May 21, 2018 // 5 p.m.
Manufacturer: Cooler Master
UK price (as reviewed): MSRP £59.99 (inc. VAT)
US price (as reviewed): MSRP TBC
Stretching to 165mm tall, the MA410M may not be compatible with smaller ATX enclosures (a 160mm limit is quite common), so it’s worth checking. Having two fans also adds to the dimensions, but the actual fin stack is only about 60mm deep, so the overall size isn’t too monstrous.
The journey of heat from your CPU begins, of course, at the baseplate, where Cooler Master has installed four 6mm heat pipes. These are flattened and make direct contact with your CPU heat spreader, and there are deliberately no gaps between the heat pipes – this design is referred to as Continuous Direct Contact 2.0 technology by Cooler Master. The copper is left exposed rather than being nickel-plated.
The U-shaped heat pipes travel up into the aluminium fin stack as usual. The fins have cutouts in the middle, creating a tunnel through the stack. The entire stack is also clad in black plastic at the sides and top. This is used to house the LEDs, but it also creates a consistent look since the frames of the fans are the same colour. That said, Cooler Master also shapes the plastic housing to guide airflow through it and out to the sides, something it claims helps to prevent dead spots of heat from forming. This does mean, however, that you need to pay attention to the orientation of the cooler when installing it, which is something that should be made clearer (we have the orientation wrong in our photos relative to the airflow direction...).
The two fans responsible for shifting heat away from the metal are Cooler Master’s own MF120R Air Balance models. All of this cooler’s LEDs are in the tower, not the fans, but the nine translucent blades will certainly help with dispersing the light. While the front push fan has a normal design, the rear pull fan has a sort of reversed design. Usually, you’d expect the black plastic frame and the wiring to be visible on the side where air comes out of the fan, but Cooler Master has moved this to the front of this fan (i.e. the bit that faces the cooler), leaving the blades exposed at the back with a cleaner look – nice attention to detail. The fans rely on screws rather than fiddly clips, and both have rubberised corners – another bonus – and braided four-pin PWM cables. A splitter cable, also braided, is supplied in case you only have one spare header.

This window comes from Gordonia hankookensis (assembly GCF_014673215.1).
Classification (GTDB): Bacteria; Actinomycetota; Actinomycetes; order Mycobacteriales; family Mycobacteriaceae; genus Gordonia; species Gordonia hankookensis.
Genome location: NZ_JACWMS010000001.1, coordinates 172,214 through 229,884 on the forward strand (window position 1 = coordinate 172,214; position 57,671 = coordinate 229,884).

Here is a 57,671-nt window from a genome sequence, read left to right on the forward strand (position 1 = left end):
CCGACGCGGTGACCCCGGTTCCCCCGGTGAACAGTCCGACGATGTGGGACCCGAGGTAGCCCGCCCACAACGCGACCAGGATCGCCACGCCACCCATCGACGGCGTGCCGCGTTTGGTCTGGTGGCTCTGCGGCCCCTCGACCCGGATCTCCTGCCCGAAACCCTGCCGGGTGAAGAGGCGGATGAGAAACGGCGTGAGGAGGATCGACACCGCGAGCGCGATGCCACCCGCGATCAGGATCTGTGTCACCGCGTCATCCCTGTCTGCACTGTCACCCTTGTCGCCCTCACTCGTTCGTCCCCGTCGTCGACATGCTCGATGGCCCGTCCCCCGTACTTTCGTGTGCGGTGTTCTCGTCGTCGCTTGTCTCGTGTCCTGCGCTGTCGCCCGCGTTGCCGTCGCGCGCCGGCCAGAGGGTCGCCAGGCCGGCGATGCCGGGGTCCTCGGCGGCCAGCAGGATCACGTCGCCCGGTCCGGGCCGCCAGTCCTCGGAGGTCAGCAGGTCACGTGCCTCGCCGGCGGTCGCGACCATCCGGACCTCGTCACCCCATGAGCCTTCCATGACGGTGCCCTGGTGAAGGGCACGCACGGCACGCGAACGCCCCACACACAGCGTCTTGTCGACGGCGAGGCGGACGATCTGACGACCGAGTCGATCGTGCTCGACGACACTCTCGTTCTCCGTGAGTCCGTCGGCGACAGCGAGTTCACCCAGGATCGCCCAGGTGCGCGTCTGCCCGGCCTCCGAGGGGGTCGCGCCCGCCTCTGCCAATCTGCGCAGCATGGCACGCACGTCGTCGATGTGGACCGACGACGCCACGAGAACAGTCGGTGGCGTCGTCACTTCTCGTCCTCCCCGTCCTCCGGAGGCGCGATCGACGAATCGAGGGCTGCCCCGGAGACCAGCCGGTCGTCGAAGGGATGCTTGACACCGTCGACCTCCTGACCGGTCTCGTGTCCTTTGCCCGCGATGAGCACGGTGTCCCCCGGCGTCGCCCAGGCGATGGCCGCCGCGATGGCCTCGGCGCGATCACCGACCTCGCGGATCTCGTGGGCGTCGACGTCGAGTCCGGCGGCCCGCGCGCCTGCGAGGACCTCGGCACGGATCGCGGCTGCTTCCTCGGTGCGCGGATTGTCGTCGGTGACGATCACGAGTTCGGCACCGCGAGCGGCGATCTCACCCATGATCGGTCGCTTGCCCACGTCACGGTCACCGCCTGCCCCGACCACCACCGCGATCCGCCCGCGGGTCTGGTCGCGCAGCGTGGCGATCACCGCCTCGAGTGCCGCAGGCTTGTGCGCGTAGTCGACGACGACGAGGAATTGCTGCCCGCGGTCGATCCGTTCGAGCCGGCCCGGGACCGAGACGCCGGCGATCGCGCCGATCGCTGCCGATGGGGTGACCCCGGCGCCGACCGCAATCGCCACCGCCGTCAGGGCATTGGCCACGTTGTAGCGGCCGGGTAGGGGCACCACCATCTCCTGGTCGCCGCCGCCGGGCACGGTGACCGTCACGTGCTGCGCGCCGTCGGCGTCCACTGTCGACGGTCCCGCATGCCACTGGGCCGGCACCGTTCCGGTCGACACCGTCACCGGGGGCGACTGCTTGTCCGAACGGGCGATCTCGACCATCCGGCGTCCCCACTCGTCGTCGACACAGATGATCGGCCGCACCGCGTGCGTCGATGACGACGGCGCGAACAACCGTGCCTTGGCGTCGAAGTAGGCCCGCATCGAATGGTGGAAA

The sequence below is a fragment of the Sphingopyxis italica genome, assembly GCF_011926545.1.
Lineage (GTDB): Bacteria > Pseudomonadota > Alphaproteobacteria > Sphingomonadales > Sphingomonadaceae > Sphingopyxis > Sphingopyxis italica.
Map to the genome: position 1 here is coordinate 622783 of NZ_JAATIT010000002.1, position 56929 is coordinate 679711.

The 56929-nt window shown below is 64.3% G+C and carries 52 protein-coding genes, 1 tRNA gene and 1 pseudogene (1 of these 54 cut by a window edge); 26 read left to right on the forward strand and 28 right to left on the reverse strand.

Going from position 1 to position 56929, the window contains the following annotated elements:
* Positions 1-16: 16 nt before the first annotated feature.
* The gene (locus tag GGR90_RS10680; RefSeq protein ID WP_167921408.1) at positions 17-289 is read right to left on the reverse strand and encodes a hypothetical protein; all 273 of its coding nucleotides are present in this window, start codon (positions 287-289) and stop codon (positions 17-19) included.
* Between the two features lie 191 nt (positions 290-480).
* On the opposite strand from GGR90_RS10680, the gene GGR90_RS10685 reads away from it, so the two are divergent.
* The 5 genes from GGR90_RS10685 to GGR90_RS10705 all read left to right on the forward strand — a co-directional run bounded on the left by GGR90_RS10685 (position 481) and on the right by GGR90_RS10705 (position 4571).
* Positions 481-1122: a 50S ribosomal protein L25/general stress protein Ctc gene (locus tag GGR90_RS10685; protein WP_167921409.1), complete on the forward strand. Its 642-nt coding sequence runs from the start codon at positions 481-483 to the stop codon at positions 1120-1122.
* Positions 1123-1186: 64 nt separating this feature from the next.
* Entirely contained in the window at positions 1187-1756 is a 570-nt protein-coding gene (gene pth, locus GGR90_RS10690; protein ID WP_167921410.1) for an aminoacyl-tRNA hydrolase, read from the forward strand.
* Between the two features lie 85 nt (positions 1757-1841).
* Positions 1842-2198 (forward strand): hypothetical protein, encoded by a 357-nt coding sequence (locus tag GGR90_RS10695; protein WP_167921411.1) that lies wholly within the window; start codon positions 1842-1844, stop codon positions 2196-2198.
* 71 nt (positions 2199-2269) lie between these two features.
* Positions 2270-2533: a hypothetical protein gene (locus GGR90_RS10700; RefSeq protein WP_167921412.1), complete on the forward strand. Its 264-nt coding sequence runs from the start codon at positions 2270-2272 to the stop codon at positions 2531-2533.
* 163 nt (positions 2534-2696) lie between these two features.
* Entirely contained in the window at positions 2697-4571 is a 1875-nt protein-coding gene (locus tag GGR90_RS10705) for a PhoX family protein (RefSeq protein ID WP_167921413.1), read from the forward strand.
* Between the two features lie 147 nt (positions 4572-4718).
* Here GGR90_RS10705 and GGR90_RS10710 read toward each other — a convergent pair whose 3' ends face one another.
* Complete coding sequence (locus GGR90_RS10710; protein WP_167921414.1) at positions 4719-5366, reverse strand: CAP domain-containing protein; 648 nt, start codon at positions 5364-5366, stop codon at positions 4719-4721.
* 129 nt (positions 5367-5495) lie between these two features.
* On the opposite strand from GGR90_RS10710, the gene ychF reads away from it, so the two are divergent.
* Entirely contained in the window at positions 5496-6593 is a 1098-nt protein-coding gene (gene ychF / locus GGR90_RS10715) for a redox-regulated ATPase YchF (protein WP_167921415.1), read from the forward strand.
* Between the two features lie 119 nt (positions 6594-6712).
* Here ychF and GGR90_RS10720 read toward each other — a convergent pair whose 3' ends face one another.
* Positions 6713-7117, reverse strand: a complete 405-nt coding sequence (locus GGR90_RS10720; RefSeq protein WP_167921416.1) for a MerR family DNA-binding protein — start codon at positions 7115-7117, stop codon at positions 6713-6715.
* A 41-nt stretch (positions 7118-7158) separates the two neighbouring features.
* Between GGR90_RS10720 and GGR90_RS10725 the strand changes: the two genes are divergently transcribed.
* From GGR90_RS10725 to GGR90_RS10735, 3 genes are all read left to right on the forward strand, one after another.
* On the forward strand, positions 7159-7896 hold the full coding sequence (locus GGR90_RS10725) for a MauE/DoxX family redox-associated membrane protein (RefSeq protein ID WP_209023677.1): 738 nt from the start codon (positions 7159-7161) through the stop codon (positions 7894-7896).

The 28 addressable LEDs are divided into four vertical strips of seven, with two strips on each side. Through the shape of the plastic shell and a ‘light guide device’ under the roof cover, Cooler Master is able to disperse this light rather evenly and brightly through the fan blades and out through the top cover. It also creates a pretty cool warp effect inside the central tunnel. As far as RGB lighting on an air cooler goes, the MA410M is going to be tough to beat.
Installing the cooler involves using the supplied plastic universal backplate for all sockets except LGA 20xx ones – note that AMD’s Socket TR4 is not supported, which is the norm. The mounting screws are secured to the backplate with little plastic clips, allowing you to fasten the backplate in place with double-sided nuts. Once thermal paste is applied – Cooler Master supplies a handy tube applicator with a generous amount of MasterGel Pro – all that’s left is to align and fasten the mounting arms to the nuts. This is made easier by the inclusion of captive, spring-loaded screws, and the mounting arms are also part of a single cross-shaped mechanism that can be set to different positions in order to cater for Intel and AMD users. You’ll need to remove the fans to get proper access to the spring-loaded screws, but overall the installation procedure is pretty painless.
Your work isn’t quite finished yet, however, as you also need to connect the cabling. A single RGB connector caters for all the lighting, but there’s a two-pin cable emerging from the baseplate as well. This is because there’s a thermal sensor embedded within it, which feeds the lighting controller data for its temperature-controlled mode (a basic switch between blue for cool and red for hot). The controller is a basic plastic unit that has a magnet inside, allowing you to stick it on any steel surface, which is useful. It is SATA-powered too (no Molex – yay!), and has buttons to change lighting mode (six available, plus off), change speed, enable the temperature-controlled mode, and to hand over control to motherboards – MSI, ASRock, Asus, and Gigabyte are all supported here. There’s also a micro-USB connection, but no cable is supplied.